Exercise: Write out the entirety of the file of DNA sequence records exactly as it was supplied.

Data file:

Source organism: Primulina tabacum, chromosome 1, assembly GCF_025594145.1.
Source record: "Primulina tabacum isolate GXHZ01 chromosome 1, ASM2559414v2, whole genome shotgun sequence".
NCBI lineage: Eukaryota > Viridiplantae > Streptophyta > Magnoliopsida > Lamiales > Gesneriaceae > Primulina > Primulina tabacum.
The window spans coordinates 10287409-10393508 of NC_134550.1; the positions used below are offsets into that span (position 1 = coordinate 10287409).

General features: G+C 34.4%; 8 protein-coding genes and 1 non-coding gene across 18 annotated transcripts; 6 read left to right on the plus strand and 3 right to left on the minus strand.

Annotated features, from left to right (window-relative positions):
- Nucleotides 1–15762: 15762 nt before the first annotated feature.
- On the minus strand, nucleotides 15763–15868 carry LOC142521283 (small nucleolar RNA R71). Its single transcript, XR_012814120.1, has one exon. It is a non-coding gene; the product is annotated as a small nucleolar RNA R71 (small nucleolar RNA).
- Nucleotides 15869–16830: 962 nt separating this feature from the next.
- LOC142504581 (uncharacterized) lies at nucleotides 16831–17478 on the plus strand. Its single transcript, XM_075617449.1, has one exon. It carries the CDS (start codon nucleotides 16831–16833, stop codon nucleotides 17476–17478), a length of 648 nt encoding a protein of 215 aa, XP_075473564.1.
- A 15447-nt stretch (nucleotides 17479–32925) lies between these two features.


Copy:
Source organism: Primulina tabacum, chromosome 1, assembly GCF_025594145.1.
Source record: "Primulina tabacum isolate GXHZ01 chromosome 1, ASM2559414v2, whole genome shotgun sequence".
NCBI lineage: Eukaryota > Viridiplantae > Streptophyta > Magnoliopsida > Lamiales > Gesneriaceae > Primulina > Primulina tabacum.
The window spans coordinates 10287409-10393508 of NC_134550.1; the positions used below are offsets into that span (position 1 = coordinate 10287409).

General features: G+C 34.4%; 8 protein-coding genes and 1 non-coding gene across 18 annotated transcripts; 6 read left to right on the plus strand and 3 right to left on the minus strand.

Annotated features, from left to right (window-relative positions):
- Nucleotides 1–15762: 15762 nt before the first annotated feature.
- On the minus strand, nucleotides 15763–15868 carry LOC142521283 (small nucleolar RNA R71). Its single transcript, XR_012814120.1, has one exon. It is a non-coding gene; the product is annotated as a small nucleolar RNA R71 (small nucleolar RNA).
- Nucleotides 15869–16830: 962 nt separating this feature from the next.
- LOC142504581 (uncharacterized) lies at nucleotides 16831–17478 on the plus strand. Its single transcript, XM_075617449.1, has one exon. It carries the CDS (start codon nucleotides 16831–16833, stop codon nucleotides 17476–17478), a length of 648 nt encoding a protein of 215 aa, XP_075473564.1.
- A 15447-nt stretch (nucleotides 17479–32925) lies between these two features.